Apr 7, 2008, 10:58 AM
The Gambia continues to face a heavy debt burden, the International Monetary Fund, IMF, has said, adding that as of the end of 2010, domestic debt had risen to almost 30 percent of GDP.
In a statement released after completing its mission to The Gambia yesterday, the IMF said interest on domestic debt has consumed an increasing share of government revenues (18 percent in 2011).
Moreover, it added, most domestic debt consists of short-term Treasury bills, which poses substantial rollover risks.
The IMF mission noted that despite a large reduction in external debt under the Highly Indebted Poor Countries (HIPC) Initiative and Multilateral Debt Relief Initiative (MDRI) in December 2007, external debt indicators suggest that The Gambia is still at high risk of debt distress.
However, the IMF also noted that the Gambian economy has performed well in recent years, despite challenging global conditions.
Real GDP growth, it said, averaged around 6½ percent a year during 2008-2010, driven mainly by a strong expansion in agriculture.
“Tourism and remittances, however, were hit hard by the global economic crisis. In 2011, although there were signs that tourism was recovering, real GDP growth is estimated to have fallen slightly to 5½ percent, because of poor weather conditions adversely affecting agriculture in some areas of the country,” the mission stated.
Inflation, it added, ranged between 2½ and 7 percent (year-on-year) in recent years, as the Central Bank of The Gambia (CBG) generally maintained a restrained monetary stance.
The IMF added that at times, this required extensive mopping up of liquidity generated by central bank financing of fiscal deficits. In recent months, inflation has fallen below 5 percent, aided by an improved fiscal performance.
“The government’s fiscal deficit widened substantially during 2007–2010, resulting in a sharp increase in domestic debt. The deterioration of the fiscal balance was caused by a steady decline in government revenues and episodes of large spending overruns,” it said, adding further that extra-budgetary expenditures, including realized contingent liabilities, were major factors behind the surge in government spending, particularly in 2009 and 2010.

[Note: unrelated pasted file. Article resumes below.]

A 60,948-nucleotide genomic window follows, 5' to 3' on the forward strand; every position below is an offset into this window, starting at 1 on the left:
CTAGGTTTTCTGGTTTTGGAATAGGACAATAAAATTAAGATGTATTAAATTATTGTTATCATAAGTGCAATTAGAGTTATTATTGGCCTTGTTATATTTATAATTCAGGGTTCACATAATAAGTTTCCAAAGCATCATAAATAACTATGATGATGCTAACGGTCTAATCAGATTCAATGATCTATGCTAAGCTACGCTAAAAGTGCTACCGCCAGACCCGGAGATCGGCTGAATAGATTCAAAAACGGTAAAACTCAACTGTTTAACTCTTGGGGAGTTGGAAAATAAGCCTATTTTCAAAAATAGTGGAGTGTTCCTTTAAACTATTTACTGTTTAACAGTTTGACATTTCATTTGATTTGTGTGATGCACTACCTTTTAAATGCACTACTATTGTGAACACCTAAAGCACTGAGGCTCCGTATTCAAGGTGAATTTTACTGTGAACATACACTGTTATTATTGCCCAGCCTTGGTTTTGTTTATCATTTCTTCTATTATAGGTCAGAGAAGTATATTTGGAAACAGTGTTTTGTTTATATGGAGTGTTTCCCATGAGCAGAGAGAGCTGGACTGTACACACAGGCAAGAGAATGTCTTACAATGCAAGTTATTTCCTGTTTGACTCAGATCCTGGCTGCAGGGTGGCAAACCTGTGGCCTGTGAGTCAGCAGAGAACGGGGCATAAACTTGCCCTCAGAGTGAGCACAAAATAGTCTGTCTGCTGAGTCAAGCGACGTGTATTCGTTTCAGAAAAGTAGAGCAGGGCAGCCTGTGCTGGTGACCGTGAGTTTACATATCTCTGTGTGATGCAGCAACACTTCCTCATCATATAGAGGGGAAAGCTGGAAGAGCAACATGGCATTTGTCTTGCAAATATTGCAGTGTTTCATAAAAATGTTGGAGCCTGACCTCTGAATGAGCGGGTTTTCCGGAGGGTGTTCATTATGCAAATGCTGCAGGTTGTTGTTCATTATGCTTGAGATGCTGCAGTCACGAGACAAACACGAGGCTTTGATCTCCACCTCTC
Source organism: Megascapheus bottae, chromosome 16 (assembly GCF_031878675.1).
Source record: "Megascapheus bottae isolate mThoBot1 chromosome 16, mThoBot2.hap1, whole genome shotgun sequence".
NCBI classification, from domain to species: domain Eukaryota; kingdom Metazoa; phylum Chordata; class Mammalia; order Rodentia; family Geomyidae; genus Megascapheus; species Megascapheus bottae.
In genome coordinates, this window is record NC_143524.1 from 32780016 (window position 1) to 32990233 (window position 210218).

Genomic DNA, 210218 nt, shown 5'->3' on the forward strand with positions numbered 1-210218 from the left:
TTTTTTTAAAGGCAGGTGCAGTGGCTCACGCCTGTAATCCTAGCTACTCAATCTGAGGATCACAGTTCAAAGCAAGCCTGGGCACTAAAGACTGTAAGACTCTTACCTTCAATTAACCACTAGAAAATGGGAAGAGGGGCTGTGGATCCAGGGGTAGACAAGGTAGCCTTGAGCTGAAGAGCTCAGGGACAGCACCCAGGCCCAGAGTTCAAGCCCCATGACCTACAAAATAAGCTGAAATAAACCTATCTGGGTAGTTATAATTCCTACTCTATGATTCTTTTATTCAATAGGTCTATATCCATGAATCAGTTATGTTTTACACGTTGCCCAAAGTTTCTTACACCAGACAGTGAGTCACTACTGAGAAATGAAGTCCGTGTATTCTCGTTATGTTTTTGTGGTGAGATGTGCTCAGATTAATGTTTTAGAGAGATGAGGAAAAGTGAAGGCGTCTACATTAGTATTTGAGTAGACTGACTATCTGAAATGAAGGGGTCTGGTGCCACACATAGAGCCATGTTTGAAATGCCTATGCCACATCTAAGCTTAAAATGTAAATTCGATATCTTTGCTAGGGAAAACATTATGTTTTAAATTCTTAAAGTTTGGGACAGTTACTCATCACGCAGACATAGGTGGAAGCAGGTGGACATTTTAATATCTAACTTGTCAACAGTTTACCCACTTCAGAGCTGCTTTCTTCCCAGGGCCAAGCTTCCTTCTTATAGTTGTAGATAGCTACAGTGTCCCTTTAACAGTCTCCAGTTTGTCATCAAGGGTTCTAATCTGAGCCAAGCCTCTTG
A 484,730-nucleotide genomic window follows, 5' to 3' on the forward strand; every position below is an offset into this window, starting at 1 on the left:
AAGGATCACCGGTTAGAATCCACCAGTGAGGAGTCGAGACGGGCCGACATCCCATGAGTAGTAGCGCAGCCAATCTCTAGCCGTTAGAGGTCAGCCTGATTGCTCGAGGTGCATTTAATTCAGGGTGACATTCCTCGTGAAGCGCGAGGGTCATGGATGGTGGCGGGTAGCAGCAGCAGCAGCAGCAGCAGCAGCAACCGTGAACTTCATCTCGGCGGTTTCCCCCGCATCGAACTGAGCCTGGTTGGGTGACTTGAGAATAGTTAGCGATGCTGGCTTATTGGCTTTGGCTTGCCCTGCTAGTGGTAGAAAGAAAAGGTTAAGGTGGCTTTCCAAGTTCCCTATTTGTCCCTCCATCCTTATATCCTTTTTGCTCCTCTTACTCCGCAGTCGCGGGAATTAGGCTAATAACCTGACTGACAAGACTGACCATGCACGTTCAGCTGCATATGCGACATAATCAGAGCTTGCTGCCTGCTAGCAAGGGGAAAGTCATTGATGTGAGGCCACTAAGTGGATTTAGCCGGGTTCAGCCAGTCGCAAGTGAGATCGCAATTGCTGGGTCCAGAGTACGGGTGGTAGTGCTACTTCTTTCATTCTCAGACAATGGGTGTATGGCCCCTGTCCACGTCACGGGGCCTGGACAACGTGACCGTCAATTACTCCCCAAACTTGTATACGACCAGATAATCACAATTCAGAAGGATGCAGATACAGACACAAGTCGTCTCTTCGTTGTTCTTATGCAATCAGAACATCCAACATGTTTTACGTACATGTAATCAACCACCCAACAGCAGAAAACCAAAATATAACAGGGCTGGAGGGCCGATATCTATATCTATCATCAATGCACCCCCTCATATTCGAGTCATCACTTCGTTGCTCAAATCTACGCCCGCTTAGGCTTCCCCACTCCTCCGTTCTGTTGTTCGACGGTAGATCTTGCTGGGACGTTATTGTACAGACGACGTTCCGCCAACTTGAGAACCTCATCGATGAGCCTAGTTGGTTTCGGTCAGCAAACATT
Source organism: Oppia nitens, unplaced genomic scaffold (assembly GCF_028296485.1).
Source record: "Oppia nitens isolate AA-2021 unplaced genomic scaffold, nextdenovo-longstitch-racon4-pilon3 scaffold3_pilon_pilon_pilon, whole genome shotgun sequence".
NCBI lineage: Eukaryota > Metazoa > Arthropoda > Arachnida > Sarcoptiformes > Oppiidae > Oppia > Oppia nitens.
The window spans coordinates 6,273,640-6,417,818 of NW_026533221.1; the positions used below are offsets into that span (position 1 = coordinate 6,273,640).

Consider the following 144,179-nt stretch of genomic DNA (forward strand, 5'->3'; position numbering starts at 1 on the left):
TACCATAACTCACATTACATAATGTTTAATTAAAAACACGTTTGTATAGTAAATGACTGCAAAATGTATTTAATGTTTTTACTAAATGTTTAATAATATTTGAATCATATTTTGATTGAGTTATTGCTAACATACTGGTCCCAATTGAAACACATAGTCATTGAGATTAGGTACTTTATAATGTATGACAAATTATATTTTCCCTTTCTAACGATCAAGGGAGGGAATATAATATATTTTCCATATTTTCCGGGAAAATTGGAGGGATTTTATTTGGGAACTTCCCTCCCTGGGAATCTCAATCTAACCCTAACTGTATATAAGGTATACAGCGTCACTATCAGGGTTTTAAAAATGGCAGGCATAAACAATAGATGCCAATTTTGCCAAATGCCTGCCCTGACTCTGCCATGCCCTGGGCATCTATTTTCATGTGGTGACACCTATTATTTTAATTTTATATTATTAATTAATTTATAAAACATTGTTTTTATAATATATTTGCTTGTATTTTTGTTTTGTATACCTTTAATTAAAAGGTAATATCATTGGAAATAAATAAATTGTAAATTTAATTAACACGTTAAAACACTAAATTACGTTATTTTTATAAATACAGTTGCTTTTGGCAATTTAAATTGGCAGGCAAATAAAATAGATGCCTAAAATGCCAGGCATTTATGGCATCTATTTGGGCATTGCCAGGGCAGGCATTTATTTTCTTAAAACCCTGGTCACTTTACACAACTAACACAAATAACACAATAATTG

The IMF also noted that the banking system in The Gambia has expanded at a rapid pace since 2007, with the number of banks nearly doubling (to 13).
This, the mission went on, contributed to a rapid expansion of much-needed financial services. “It also strained the CBG’s resources for banking supervision. While banks are generally well capitalized and liquid, competition in a relatively small market has increased risks. Credit quality and profitability weakened in 2009-2010, and high loan concentration is a concern,” the IMF stated.
It however noted that several banks are vulnerable to liquidity risks from exposure to large depositors and in 2011, financial indicators have strengthened under the CBG’s intensive supervision.
It noted that official international reserves have remained at a comfortable level at over 5 months of imports.
“Good progress has also been achieved toward meeting several of the Millennium Development Goals, most notably in health and education. However, poverty is still widespread,” it added.
Executive Board Assessment
Executive Directors commended the authorities for making progress in poverty reduction and achieving strong growth and low inflation despite a difficult global environment. Looking ahead, Directors observed that although the outlook for the economy is generally positive, there are a number of risks, particularly the high cost and rollover risks of domestic debt.
Directors welcomed the improved fiscal performance and supported the government’s plans for additional fiscal consolidation in the period ahead. They agreed that further fiscal adjustment aimed at curbing domestic borrowing is appropriate.
Directors considered that comprehensive tax reforms, including an early introduction of the VAT and additional steps to increase tax compliance, are essential to rebuild government revenues. In particular, strengthening revenue administration and phasing out fuel subsidies would bolster the credibility of the authorities’ fiscal plans for the medium term. Simplicity, broad coverage, and low tax rates would also help to improve the business environment.
Directors agreed that monetary policymaking should remain focused on safeguarding price stability. To this end, they encouraged the central bank to develop liquidity management instruments that would enhance the efficiency of the money market and reduce intermediation costs. Directors also encouraged the authorities to maintain exchange rate flexibility, as well as the import coverage of international reserves.
Directors observed that the banking system is well capitalized and liquid. Noting however a still elevated non-performing loans ratio and other vulnerabilities in the banking sector, they welcomed the authorities’ intention to reinforce their oversight of the financial sector.
Directors welcomed the authorities’ new poverty reduction strategy, the Programme for Accelerated Growth and Employment (PAGE). They emphasized, however, that the financing strategy should safeguard debt sustainability. Directors agreed that greater private sector participation in infrastructure projects could help achieve PAGE objectives, but success hinges on effective policy frameworks and institutions.